There are few reasons which make 78% of Nitrogen in the atmosphere.

  1. Nitrogen gas does not get easily involved in chemical reaction with other elements present in the Earth’s atmosphere.
  2. Also Nitrogen and oxygen are heavy compared to other gases present in the atmosphere. Hence they remain close to Earth’s surface. Other gases like hydrogen, helium, argon, neon, etc are lighter than nitrogen. So they tend to remain at the top layer of atmosphere.

Because of these reasons, nitrogen is 78 % in Earth’s atmosphere.

Is Nitrogen lighter or heavier than air?

Nitrogen is 3% lighter than air.

However, this value is very small and the reason behind such a small value is the difference in atomic mass of Nitrogen and oxygen.

Let me tell you the atomic mass of Nitrogen and oxygen.

  • Atomic mass of Nitrogen element is 14.007 u, 
  • Atomic mass of Oxygen element is 15.999 u.

Hence, nitrogen is lighter than air (oxygen).

But the question is;

If nitrogen is lighter than oxygen, then why shouldn’t all nitrogen go up in the atmosphere and all oxygen settles at the bottom of the Earth’s surface?

Is Nitrogen lighter or heavier than air

Interesting question, isn’t it?

Now read this answer very carefully.

Nitrogen and Oxygen are gases, and gas molecules move a lot (they have a lot of randomness/molecular movement). 

Also they show the property of diffusion.

That means Nitrogen and Oxygen mixes very well with each other.

The difference of their masses is very tiny in comparison to their ability to mix with each other. 

Also the atmosphere around the earth is constantly changing (like temperature changes, changes in air movement, minor pressure changes, etc)

Due to these changes in temperature & pressure as well as movement of atmosphere, the gases do not remain settled at one place.

Also the mixing of both Nitrogen and Oxygen is a spontaneous process which leads to increase in entropy of the universe.

Hence, even if Nitrogen gas is lighter than air, it does not move upward in the earth’s atmosphere.

Is Nitrogen diatomic or monatomic? Why?

Is Nitrogen diatomic or monatomic

Nitrogen is Diatomic.

Let me explain to you the reason behind this.

Nitrogen atom has 5 electrons in its outermost orbit.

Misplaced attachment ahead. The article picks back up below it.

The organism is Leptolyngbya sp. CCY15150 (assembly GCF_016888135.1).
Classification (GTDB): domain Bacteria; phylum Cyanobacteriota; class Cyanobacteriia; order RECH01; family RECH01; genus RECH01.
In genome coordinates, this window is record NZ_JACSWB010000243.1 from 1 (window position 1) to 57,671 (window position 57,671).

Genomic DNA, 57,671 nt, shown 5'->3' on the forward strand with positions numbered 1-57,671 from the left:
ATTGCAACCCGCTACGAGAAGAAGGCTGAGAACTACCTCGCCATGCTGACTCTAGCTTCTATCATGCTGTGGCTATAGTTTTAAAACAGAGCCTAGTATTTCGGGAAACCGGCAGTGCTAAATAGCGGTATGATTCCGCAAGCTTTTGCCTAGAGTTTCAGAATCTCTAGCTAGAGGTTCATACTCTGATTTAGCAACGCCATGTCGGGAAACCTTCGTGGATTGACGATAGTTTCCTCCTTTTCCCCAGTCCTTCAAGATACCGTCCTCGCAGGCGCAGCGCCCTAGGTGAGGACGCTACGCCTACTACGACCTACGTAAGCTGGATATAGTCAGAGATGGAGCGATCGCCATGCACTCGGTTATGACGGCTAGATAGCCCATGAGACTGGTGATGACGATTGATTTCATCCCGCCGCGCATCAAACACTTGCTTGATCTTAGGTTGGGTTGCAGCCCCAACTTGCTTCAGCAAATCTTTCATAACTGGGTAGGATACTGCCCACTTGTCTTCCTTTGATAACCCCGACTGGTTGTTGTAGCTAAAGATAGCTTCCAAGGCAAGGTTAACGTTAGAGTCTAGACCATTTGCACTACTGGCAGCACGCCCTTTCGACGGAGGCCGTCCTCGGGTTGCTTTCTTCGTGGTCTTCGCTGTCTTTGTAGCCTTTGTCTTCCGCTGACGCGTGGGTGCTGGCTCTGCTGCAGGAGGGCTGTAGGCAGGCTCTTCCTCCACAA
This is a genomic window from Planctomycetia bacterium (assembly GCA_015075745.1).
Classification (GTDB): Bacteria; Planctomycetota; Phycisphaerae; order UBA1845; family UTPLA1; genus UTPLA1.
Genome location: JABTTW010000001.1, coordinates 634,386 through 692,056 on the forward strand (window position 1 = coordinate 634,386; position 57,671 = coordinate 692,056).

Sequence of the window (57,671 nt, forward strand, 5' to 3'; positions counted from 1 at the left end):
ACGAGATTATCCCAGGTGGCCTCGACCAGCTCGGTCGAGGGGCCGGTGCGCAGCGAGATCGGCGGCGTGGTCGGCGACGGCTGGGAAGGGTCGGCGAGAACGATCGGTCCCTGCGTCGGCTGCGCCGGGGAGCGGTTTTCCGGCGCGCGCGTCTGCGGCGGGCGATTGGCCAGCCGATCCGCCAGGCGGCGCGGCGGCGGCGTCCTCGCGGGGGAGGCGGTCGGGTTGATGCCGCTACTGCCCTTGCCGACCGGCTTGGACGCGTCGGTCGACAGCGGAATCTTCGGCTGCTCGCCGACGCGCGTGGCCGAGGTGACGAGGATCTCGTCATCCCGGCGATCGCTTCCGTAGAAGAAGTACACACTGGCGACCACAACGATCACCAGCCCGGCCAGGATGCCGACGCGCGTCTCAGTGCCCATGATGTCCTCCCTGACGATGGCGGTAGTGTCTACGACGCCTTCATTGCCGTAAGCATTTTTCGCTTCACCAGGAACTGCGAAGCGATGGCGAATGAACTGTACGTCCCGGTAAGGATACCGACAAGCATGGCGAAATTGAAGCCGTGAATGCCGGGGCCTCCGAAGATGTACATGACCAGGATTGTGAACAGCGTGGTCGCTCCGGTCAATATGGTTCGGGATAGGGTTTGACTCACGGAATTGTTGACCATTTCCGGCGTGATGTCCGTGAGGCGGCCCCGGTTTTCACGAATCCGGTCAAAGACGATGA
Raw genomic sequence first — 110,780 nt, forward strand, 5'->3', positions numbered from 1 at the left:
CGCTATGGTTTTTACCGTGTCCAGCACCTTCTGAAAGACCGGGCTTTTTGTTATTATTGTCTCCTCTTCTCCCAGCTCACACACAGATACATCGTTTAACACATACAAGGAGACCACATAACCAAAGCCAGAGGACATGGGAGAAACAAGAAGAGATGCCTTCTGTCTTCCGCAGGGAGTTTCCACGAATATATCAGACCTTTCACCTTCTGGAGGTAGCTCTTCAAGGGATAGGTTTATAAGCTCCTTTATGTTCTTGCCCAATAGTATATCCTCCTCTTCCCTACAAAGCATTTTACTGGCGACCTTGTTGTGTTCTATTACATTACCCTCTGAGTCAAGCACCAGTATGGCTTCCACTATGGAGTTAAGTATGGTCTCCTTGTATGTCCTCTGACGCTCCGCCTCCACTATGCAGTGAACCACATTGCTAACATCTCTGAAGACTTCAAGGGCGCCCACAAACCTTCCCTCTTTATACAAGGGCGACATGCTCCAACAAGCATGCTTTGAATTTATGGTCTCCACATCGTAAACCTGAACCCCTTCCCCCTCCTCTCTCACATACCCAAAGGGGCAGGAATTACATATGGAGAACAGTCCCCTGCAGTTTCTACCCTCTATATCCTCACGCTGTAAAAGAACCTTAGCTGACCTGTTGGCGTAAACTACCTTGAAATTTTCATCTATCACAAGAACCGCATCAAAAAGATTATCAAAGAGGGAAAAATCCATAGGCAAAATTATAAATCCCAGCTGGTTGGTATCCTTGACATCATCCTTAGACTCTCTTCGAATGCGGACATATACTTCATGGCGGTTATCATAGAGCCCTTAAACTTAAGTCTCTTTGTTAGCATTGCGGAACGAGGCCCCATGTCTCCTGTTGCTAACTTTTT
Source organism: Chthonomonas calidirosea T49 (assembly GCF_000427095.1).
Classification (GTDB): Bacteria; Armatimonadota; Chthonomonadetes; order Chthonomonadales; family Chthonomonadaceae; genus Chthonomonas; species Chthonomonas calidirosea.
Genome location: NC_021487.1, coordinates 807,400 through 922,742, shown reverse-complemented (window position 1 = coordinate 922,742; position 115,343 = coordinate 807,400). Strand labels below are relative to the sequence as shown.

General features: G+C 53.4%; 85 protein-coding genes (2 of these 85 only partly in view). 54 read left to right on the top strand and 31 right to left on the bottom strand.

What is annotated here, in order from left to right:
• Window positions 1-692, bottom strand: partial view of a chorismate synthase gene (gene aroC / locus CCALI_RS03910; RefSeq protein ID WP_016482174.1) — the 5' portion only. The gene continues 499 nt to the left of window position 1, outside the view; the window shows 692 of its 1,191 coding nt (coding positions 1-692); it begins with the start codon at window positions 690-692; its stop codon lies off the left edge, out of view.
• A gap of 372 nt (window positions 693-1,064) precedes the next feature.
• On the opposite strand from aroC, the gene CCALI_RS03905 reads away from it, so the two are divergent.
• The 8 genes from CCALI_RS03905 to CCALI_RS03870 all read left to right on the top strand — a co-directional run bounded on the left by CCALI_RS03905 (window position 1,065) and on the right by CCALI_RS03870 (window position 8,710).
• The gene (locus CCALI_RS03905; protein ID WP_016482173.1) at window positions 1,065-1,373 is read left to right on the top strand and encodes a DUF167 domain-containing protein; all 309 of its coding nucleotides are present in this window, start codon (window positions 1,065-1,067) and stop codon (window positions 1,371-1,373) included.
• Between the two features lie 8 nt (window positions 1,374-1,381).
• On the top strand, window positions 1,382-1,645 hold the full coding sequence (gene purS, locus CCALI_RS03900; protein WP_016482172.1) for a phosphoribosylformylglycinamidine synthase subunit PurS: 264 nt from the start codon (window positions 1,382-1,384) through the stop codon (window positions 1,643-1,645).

Now you might be knowing that having 5 electrons in the outermost orbit is not a stable configuration.

The atom should have duplet or octet configuration for its stability.

Nitrogen has 5 electrons in its outermost orbit and it needs 3 more electrons to complete the octet configuration.

Thus the nitrogen atom combines with the other nitrogen atom by sharing 3 electrons. In this way, it forms three covalent bonds which is also known as triple bond.

nitrogen triple bond

Out of these three covalent bonds, one is a sigma bond while the other two are pi-bonds.

Hence, nitrogen exists as a diatomic molecule.

Also read: 
1). Why is helium monatomic?
2). Why is hydrogen diatomic?

Is Nitrogen necessary for breathing?

We only need oxygen for our body.

Let me explain in simple words:

The air which we breathe in contains 78% of nitrogen and 21% oxygen.

Is Nitrogen necessary for breathing

So, right now you are breathing 78% of nitrogen as well as 21% of oxygen gas.

But the fact is that our body needs only oxygen for proper functioning of our body.

Nitrogen is not necessary for our body. 

So right now when you are exhaling out, you are removing that 78% of nitrogen.

Our body uses the portion of oxygen gas for metabolic activities and releases the carbon dioxide gas when we breathe out.

Hence, nitrogen is useless gas which enters our body and comes out from the body, without creating any harm to our body.

(Note: Nitrogen gas is nonreactive gas and it is safe to breathe only when it is mixed with a proper amount of oxygen. But breathing pure nitrogen gas is harmful.)

7 Interesting facts about Nitrogen element

Interesting facts about Nitrogen element are mentioned below:

  • The air we breathe contains around 78% of Nitrogen.
  • Nitrogen is present in all the living organisms (including humans, plants and animals).
  • Around 3 % of our body mass is due to nitrogen. Nucleic acid (DNA & RNA), proteins, etc contain nitrogen element in it.
  • Titan (which is the largest moon of Saturn) has around 98% of nitrogen in its atmosphere.
  • Nitrogen gas makes up around 78% of the Earth’s atmosphere.
  • Liquid nitrogen is so cold that it burns the skin and causes severe damage.
  • Nitrogen is the 7th most abundant element in the universe.

Also see: 
1). 10 Interesting facts about hydrogen
2). 6 Interesting facts about helium

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External resources:

  1. Nitrogen – Element information, properties and uses | Periodic Table. (n.d.). Nitrogen – Element Information, Properties and Uses | Periodic Table.
  2. Nitrogen | Definition, Symbol, Uses, Properties, Atomic Number, & Facts. (n.d.). Encyclopedia Britannica.
  3. P. (n.d.). Nitrogen | N (Element) – PubChem. Nitrogen | N (Element) – PubChem.
  4. It’s Elemental – The Element Nitrogen. (n.d.). It’s Elemental – the Element Nitrogen.
  5. Periodic Table of Elements: Los Alamos National Laboratory. (n.d.). Periodic Table of Elements: Los Alamos National Laboratory.


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    Jay holds the roles of an author and editor at Periodic Table Guide, leveraging his ability to provide clear explanations on typically unexciting topics related to periodic table. He is passionate to help student, and he finds immense joy in his endeavors to make learning enjoyable and accessible. You can connect with him on facebook and twitter.